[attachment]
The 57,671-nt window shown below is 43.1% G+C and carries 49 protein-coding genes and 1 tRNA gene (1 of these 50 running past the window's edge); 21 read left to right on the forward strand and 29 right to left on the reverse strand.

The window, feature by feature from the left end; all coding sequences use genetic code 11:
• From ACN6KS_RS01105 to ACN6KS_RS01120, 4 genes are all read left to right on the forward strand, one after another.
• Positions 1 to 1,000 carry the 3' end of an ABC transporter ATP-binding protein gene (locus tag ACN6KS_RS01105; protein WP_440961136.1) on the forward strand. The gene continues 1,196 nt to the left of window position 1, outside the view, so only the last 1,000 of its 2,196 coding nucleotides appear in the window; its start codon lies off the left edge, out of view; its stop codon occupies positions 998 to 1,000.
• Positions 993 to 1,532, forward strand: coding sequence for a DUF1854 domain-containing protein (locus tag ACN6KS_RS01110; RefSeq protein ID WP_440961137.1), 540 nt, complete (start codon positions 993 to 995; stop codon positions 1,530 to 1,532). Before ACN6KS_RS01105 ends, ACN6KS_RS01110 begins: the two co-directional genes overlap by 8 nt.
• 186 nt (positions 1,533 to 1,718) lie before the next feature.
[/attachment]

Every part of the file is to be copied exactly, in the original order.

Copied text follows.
The 57,671-nt window shown below is 43.1% G+C and carries 49 protein-coding genes and 1 tRNA gene (1 of these 50 running past the window's edge); 21 read left to right on the forward strand and 29 right to left on the reverse strand.

The window, feature by feature from the left end; all coding sequences use genetic code 11:
• From ACN6KS_RS01105 to ACN6KS_RS01120, 4 genes are all read left to right on the forward strand, one after another.
• Positions 1 to 1,000 carry the 3' end of an ABC transporter ATP-binding protein gene (locus tag ACN6KS_RS01105; protein WP_440961136.1) on the forward strand. The gene continues 1,196 nt to the left of window position 1, outside the view, so only the last 1,000 of its 2,196 coding nucleotides appear in the window; its start codon lies off the left edge, out of view; its stop codon occupies positions 998 to 1,000.
• Positions 993 to 1,532, forward strand: coding sequence for a DUF1854 domain-containing protein (locus tag ACN6KS_RS01110; RefSeq protein ID WP_440961137.1), 540 nt, complete (start codon positions 993 to 995; stop codon positions 1,530 to 1,532). Before ACN6KS_RS01105 ends, ACN6KS_RS01110 begins: the two co-directional genes overlap by 8 nt.
• 186 nt (positions 1,533 to 1,718) lie before the next feature.